When Baltimore police arrested Thomas Royal during a traffic stop one winter morning in 2009, he was carrying a loaded revolver.

Not just any pistol, however. An antique Iver Johnson model handgun made in 1895. As a convicted felon, the pistol could have landed Royal in legal trouble. But federal law defines a firearm as a gun made in or after 1898.

Yet Royal wasn’t off the hook. Prosecutors got him on the charge of a felon in possession of ammunition—the five .32-caliber bullets found inside the antique gun. Royal was indicted in August 2009. He was later convicted and sentenced to 15 years in prison.

Royal’s lawyers, including Venable litigation partner James Fraser, now are trying to convince the U.S. Court of Appeals for the Fourth Circuit to erase the conviction. Royal’s attorneys argue prosecutors didn’t present evidence that the bullets were designed for use in a non-antique firearm. The appeals court will hear the case October 26.

“Under the plain language of the statute, bullets qualify as ‘ammunition’ only if they are designed to work in a non-antique firearm,” Fraser said in a court brief in the Fourth Circuit. (Fraser declined an interview request. Venable is representing Royal pro bono.)

A special agent with the federal Bureau of Alcohol, Tobacco, Firearms & Explosives testified at trial that the bullets traveled in interstate commerce, establishing a federal criminal offense. The agent said the bullets were made in either Connecticut, Arkansas or Illinois, according to court records.

Royal’s lawyers said the trial judge, Richard Bennett of U.S. District Court for the District of Maryland, refused to allow Royal to ask the agent whether the bullets were made before 1899. Bennett, according to court records, said “it is absolutely of no legal significance when the ammunition was manufactured.”

Fraser said in court papers that “of course, the fact that bullets were manufactured before 1899 would be evidence that the bullets were not designed for use in a firearm manufactured in or after 1899.”

“Given that the bullets in this case were found in an antique Iver Johnson revolver, and given the modern day interest in antique Iver Johnson revolvers…the government had the burden to prove that the bullets were designed for use in a non-antique firearm regardless of whether the bullets were manufactured in or after 1899,” Royal’s attorneys said in the appellate brief.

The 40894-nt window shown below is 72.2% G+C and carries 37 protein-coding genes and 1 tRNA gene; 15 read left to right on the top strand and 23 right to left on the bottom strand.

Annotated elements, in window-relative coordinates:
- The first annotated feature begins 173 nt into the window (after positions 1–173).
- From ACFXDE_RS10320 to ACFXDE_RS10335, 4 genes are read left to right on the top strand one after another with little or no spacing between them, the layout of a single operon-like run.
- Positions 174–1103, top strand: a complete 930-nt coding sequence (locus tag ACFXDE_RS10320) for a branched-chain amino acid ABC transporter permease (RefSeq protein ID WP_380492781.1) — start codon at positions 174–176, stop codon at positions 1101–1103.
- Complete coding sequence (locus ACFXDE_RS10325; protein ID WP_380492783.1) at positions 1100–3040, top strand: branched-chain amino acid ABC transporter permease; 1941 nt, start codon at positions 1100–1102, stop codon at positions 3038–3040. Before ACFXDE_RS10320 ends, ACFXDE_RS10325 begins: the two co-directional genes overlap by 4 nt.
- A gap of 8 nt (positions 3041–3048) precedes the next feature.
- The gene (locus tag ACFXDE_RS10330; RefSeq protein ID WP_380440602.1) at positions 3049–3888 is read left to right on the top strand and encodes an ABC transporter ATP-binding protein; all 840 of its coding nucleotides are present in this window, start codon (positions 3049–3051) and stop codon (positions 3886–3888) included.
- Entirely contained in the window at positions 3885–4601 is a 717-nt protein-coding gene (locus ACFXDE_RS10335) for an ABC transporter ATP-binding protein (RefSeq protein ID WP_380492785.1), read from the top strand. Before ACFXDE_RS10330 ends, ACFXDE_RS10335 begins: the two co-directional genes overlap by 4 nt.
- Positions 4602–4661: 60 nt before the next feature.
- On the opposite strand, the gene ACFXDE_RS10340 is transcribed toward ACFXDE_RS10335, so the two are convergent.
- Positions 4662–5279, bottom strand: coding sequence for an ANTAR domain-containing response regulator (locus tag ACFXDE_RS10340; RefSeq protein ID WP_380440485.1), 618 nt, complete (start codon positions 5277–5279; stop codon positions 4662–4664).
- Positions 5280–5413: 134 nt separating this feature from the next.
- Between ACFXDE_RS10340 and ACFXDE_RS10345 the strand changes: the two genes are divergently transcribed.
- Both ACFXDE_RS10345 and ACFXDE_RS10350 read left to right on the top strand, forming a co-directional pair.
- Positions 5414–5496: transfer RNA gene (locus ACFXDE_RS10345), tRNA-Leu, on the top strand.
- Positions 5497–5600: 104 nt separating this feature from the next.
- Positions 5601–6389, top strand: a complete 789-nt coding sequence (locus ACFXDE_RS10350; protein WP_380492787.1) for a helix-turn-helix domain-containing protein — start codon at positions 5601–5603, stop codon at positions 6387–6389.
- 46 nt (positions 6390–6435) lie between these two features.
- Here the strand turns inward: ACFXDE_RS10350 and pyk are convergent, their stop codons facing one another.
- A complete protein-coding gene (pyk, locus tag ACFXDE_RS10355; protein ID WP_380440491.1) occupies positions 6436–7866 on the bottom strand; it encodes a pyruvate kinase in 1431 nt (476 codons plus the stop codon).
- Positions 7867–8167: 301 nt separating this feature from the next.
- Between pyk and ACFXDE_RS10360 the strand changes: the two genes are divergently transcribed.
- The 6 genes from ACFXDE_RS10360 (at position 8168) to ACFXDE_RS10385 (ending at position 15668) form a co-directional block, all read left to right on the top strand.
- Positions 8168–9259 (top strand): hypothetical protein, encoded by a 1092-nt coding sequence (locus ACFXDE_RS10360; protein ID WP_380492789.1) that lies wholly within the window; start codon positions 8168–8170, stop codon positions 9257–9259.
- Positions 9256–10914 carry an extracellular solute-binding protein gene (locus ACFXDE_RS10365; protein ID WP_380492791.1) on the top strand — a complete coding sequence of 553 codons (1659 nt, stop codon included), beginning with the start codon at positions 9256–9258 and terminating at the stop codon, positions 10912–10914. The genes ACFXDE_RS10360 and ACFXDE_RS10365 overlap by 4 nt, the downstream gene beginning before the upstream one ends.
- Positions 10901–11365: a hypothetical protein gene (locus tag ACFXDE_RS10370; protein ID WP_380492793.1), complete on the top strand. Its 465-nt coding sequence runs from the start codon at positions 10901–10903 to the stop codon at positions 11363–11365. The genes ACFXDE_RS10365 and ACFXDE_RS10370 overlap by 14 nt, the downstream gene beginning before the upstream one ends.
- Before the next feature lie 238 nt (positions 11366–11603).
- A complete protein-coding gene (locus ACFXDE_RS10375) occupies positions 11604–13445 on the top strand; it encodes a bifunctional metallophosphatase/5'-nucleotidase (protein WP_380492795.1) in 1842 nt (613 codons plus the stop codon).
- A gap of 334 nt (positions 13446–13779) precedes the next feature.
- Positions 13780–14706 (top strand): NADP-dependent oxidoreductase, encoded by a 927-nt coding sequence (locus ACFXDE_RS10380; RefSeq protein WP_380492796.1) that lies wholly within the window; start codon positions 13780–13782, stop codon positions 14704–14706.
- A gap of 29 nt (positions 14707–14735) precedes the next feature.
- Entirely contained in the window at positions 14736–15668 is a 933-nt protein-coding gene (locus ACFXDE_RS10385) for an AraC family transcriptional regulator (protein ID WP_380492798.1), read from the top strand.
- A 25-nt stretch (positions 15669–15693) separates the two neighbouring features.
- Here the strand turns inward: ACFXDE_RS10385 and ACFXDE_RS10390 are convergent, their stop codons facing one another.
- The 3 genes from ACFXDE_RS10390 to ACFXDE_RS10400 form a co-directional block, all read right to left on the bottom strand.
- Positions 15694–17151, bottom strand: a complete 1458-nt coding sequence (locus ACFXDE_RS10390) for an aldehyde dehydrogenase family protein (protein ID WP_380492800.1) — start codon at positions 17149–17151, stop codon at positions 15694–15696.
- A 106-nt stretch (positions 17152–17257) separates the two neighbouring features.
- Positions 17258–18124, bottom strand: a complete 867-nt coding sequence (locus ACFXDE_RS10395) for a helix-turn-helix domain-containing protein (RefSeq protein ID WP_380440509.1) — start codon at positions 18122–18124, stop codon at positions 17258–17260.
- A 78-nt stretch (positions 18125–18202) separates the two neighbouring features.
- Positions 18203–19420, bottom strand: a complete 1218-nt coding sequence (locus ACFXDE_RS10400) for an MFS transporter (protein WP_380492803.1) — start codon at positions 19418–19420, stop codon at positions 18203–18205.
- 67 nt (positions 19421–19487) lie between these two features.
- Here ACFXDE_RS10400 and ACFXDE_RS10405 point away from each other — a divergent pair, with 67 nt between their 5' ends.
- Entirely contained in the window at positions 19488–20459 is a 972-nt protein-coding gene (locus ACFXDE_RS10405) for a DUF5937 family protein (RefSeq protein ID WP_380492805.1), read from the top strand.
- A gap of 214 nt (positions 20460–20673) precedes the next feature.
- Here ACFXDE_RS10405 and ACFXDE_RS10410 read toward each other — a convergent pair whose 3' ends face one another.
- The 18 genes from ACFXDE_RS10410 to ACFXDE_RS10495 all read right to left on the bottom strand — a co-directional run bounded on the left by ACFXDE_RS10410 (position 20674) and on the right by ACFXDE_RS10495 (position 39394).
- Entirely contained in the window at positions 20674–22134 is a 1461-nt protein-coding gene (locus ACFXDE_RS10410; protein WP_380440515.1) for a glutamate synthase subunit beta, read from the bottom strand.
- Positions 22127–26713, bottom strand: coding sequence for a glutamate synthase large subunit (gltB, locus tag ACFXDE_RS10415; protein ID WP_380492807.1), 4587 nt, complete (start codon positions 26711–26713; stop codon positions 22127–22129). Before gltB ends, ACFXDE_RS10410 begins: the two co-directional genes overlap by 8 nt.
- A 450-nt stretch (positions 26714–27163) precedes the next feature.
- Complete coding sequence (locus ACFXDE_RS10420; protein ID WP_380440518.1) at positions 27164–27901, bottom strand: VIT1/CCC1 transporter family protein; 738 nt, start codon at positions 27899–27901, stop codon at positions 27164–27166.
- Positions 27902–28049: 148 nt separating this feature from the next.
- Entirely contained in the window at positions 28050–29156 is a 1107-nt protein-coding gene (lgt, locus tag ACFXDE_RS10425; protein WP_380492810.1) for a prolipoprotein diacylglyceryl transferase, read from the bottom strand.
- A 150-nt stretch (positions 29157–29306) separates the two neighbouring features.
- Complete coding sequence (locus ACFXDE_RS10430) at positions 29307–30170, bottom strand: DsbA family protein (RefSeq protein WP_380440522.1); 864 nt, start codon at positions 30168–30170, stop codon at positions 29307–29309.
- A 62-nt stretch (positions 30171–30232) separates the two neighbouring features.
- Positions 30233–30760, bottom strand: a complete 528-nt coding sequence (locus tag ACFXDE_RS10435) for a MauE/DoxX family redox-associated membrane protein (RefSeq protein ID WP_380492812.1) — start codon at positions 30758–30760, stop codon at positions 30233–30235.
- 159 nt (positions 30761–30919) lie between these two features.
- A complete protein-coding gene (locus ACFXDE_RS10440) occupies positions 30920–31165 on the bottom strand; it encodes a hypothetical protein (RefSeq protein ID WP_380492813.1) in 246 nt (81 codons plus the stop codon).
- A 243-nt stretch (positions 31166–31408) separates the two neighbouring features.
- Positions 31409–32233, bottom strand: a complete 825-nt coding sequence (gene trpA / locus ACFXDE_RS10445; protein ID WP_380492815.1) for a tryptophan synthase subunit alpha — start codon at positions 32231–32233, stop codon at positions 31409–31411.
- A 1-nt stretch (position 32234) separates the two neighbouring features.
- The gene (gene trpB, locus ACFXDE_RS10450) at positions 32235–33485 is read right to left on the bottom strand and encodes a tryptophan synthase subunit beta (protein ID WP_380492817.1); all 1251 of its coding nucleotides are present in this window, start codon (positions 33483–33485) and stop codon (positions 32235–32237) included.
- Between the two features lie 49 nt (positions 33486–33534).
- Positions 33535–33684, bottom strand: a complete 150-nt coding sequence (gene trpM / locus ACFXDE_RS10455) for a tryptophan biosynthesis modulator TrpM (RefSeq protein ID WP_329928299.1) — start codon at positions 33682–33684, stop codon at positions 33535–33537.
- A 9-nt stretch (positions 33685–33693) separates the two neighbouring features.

Bennett told jurors that the prosecution had the burden to prove that Royal knowingly possessed bullets—”ammunition as we commonly use the word,” the judge said. Royal’s attorneys contend Bennett should have instructed jurors that the government must prove the ammunition was designed for use in a non-antique firearm.

John Sippel Jr., an assistant U.S. attorney in Baltimore, will argue for the government in the Fourth Circuit. Sippel said in court papers that there’s ample evidence to uphold the conviction against Royal. He urged the appeals court to respect the jury’s guilty verdict. (Sippel declined to comment.)

“During trial, every witness discussed the ammunition that was recovered from the antique firearm found on Royal during his arrest and referred to its common meaning,” Sippel wrote in court papers. “At no time did the defense raise any affirmative defense as to the design of the ammunition.”

Fraser, who will argue for Royal at the appellate hearing this month, disputes the government’s argument that the burden was on the defense to prove that the bullets were not designed for a non-antique gun.

Royal got 15 years behind bars—a mandatory minimum term—because he was sentenced under the Armed Career Criminal Act. His lawyers are disputing whether one of his old crimes—an assault in Maryland state court—should have been included in determining his sentence under the career criminal umbrella.

Taking away the armed career criminal enhancement, Royal would face up to ten years on the ammunition offense.

Contact Mike Scarcella at mscarcella@alm.com.